Can we please talk about this book? It’s called “The Kissing Hand” by Audrey Penn. And, it’s one of my favorite children’s books. I was going to wait and write about it for a later post, but I just read it to my son, and I can’t stop thinking about how wonderful it is.
I won’t spoil the ending, but I will give you a little taste of the story. Chester, the raccoon, is afraid to go to school (already adorable, right?) His mom tells him a special secret called the “kissing hand” to help him feel better. Momma raccoon kisses Chester in the palm of his hand, so whenever he is scared at school, he can press his hand to his cheek and think “mommy loves me.”
I taught my son how to use his “kissing hand” months ago and he uses it sometimes (with reminders) when he is apprehensive about something. It’s so stinking cute. I about cry every time. The ending of this book is where the tears really flow, so beware! Maybe you can predict what might happen at the end? Bonus tip, making predictions is an excellent language skill.
Below are some of the ways “The Kissing Hand” helps with speech-language skills. You can apply these skills to other books, as well:
Reading books is a great way to practice answering questions. Think –wh questions (who, what, when, where, and why.) Go ahead and throw in “how” too if you are feeling crazy. As you are reading, stop and ask your kid questions every few pages. For example, “Who has a kissing hand?” “Where is Chester going to go?” “Why did Chester feel scared?”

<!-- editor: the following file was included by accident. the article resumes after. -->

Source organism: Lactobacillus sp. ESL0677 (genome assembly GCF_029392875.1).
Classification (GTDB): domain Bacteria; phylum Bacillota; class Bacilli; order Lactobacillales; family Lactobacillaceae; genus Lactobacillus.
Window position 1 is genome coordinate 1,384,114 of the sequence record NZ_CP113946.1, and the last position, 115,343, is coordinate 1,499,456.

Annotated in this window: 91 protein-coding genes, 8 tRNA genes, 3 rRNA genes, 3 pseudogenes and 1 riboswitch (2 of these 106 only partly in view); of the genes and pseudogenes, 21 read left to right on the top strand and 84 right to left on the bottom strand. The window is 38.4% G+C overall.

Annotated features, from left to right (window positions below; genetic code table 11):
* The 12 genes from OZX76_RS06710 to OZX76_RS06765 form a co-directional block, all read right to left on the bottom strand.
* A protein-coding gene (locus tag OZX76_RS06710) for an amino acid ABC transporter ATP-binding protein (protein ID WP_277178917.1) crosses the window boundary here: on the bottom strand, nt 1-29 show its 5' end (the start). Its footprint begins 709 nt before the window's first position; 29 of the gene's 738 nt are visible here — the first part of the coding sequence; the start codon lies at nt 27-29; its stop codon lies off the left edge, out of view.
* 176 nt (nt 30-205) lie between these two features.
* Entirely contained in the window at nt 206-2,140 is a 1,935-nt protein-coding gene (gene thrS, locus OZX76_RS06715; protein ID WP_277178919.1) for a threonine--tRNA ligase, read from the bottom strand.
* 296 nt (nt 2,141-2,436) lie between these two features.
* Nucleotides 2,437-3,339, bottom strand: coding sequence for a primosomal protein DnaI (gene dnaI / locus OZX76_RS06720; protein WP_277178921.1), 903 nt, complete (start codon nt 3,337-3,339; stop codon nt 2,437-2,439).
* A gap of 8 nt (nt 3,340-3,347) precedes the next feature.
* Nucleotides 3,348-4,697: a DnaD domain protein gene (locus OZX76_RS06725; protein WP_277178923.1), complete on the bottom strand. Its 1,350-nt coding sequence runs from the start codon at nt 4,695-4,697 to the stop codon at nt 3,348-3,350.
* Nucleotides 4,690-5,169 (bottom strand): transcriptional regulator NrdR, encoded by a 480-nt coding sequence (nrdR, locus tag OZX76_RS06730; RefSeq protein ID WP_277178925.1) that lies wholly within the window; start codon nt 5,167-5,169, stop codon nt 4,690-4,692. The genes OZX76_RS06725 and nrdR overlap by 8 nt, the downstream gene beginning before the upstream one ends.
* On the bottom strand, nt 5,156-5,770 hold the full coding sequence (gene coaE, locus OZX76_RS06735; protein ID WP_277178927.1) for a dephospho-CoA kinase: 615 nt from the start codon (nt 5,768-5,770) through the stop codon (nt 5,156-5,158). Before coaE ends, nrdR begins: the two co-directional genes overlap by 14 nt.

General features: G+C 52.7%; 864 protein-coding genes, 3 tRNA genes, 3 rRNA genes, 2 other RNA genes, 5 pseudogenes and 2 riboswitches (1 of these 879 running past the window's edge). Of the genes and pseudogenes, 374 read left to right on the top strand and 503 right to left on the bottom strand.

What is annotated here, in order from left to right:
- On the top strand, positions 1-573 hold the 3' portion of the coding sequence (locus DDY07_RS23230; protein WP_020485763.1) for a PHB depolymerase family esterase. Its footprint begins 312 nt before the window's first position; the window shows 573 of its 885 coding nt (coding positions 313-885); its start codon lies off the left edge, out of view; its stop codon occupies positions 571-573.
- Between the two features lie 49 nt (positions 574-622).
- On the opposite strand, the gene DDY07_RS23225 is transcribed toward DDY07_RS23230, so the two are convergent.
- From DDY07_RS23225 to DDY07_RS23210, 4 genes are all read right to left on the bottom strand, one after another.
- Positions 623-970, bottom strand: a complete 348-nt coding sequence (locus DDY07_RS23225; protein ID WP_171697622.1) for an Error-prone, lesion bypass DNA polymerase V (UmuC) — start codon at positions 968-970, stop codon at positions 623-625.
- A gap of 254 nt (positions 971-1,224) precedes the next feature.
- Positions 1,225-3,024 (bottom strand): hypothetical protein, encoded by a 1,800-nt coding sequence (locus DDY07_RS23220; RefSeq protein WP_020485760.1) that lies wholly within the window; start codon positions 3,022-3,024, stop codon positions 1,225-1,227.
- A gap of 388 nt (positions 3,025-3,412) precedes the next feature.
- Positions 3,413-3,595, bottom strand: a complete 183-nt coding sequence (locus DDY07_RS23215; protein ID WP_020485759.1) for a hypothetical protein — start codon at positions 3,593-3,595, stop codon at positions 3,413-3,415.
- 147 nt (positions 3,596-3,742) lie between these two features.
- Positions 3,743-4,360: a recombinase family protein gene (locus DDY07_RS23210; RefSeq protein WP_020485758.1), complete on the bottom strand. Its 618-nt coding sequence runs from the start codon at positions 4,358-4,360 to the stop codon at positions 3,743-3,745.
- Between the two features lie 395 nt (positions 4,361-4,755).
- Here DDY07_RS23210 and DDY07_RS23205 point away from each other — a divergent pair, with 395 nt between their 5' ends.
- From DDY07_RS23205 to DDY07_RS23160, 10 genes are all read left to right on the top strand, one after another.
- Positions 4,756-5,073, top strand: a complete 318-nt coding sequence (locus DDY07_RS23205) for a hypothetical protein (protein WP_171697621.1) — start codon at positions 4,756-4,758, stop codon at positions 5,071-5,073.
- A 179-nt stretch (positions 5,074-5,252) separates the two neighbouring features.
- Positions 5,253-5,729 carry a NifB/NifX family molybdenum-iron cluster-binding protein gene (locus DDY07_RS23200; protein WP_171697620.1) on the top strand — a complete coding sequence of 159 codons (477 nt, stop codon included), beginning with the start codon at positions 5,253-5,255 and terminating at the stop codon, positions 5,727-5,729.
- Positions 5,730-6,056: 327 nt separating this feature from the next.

You can use one of your favorite children’s books like “The Kissing Hand” to talk about emotions, character’s perspective and motives. These topics are great for helping kids develop their social communication skills. Such as, “How does that make you feel?” “How do you think he feels?”
I use books all the time to teach strategies to clients. They are catchy and easy for kids to recall during tricky moments. “The Kissing Hand” is about how to face a problem when you are scared. So, the strategy in the book can be used to help your child face fears. Or better yet, you and your kid can come up with a plan together to combat new or scary situations.
Books are great for working on summarizing skills. At the end of the book, have your kid recall in their own words the main points of the story. Help them by introducing transition words like “first, then, next, and last.” A summary is just that. It should be relatively short with the main details of what happened.
Pretty much all stories have obstacles and problems to overcome. Have your kid think of potential solutions to the characters’ issues in the story. Then they will have additional practice thinking through difficult situations for when they face problems of their own.
Did you come across a new word your kid doesn’t know? Stop and take the time to explain what that word means. Use that word in another sentence. Better yet, have your child use the word in a sentence that makes sense.
I know this may seem like a lot when you have a wiggly two-year-old, (believe me, I know) so don’t worry about covering ALL the skills at once. Pick one or two to work on and then work on the others the next hundred times you read the book. Ha! It’s an excellent way to look at a favorite, well-read book in a new way.
What are some of your favorite children’s books? I LOVE hearing about new books.
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